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dc.contributor.authorWang, Weiyao
dc.contributor.authorTamhane, Aniruddha
dc.contributor.authorSantos, Christine
dc.contributor.authorRzasa, John R
dc.contributor.authorClark, James H
dc.contributor.authorCanares, Therese L
dc.contributor.authorUnberath, Mathias
dc.date.accessioned2022-03-01T17:38:33Z
dc.date.available2022-03-01T17:38:33Z
dc.date.issued2022-02-10
dc.identifier.urihttp://hdl.handle.net/10713/18128
dc.description.abstractEar related concerns and symptoms represent the leading indication for seeking pediatric healthcare attention. Despite the high incidence of such encounters, the diagnostic process of commonly encountered diseases of the middle and external presents a significant challenge. Much of this challenge stems from the lack of cost effective diagnostic testing, which necessitates the presence or absence of ear pathology to be determined clinically. Research has, however, demonstrated considerable variation among clinicians in their ability to accurately diagnose and consequently manage ear pathology. With recent advances in computer vision and machine learning, there is an increasing interest in helping clinicians to accurately diagnose middle and external ear pathology with computer-aided systems. It has been shown that AI has the capacity to analyze a single clinical image captured during the examination of the ear canal and eardrum from which it can determine the likelihood of a pathognomonic pattern for a specific diagnosis being present. The capture of such an image can, however, be challenging especially to inexperienced clinicians. To help mitigate this technical challenge, we have developed and tested a method using video sequences. The videos were collected using a commercially available otoscope smartphone attachment in an urban, tertiary-care pediatric emergency department. We present a two stage method that first, identifies valid frames by detecting and extracting ear drum patches from the video sequence, and second, performs the proposed shift contrastive anomaly detection (SCAD) to flag the otoscopy video sequences as normal or abnormal. Our method achieves an AUROC of 88.0% on the patient level and also outperforms the average of a group of 25 clinicians in a comparative study, which is the largest of such published to date. We conclude that the presented method achieves a promising first step toward the automated analysis of otoscopy video.en_US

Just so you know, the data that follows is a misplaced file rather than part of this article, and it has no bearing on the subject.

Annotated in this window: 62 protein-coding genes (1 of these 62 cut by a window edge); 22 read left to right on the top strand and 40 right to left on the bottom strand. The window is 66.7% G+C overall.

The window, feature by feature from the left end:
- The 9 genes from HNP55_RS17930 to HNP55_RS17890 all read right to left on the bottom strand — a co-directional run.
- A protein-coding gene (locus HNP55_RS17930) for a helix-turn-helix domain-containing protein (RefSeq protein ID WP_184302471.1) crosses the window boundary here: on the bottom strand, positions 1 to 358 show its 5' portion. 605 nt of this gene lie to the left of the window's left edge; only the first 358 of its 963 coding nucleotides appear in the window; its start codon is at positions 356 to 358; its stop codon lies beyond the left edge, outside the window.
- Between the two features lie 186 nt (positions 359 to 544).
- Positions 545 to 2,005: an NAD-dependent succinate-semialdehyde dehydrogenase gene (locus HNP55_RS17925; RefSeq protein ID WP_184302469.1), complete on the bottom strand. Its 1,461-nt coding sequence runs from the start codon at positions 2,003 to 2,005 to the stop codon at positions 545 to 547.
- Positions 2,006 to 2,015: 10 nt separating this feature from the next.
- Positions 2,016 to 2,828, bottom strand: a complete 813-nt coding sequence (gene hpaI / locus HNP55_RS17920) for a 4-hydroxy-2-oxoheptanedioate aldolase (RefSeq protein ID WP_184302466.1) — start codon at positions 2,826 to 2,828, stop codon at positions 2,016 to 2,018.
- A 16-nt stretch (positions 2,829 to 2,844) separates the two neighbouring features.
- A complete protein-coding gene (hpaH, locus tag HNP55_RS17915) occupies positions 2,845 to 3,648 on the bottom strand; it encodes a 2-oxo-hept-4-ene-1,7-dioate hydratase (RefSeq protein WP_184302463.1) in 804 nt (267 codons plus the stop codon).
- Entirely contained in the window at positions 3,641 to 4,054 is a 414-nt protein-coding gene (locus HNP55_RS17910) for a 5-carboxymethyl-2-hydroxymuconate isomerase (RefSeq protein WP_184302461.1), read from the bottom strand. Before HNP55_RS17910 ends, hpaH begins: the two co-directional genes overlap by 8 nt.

dc.description.urihttps://doi.org/10.3389/fdgth.2021.810427en_US
dc.language.isoenen_US
dc.publisherFrontiers Media S.A.en_US
dc.relation.ispartofFrontiers in Digital Healthen_US
dc.rightsCopyright © 2022 Wang, Tamhane, Santos, Rzasa, Clark, Canares and Unberath.en_US
dc.subjectanomaly detectionen_US
dc.subjectdeep learningen_US
dc.subjectotoscopeen_US
dc.subjectpediatric healthcareen_US
dc.subjectself-supervised learningen_US
dc.titlePediatric Otoscopy Video Screening With Shift Contrastive Anomaly Detection.en_US
dc.typeArticleen_US
dc.identifier.doi10.3389/fdgth.2021.810427
dc.identifier.pmid35224535
dc.source.journaltitleFrontiers in digital health
dc.source.volume3
dc.source.beginpage810427
dc.source.endpage
dc.source.countrySwitzerland


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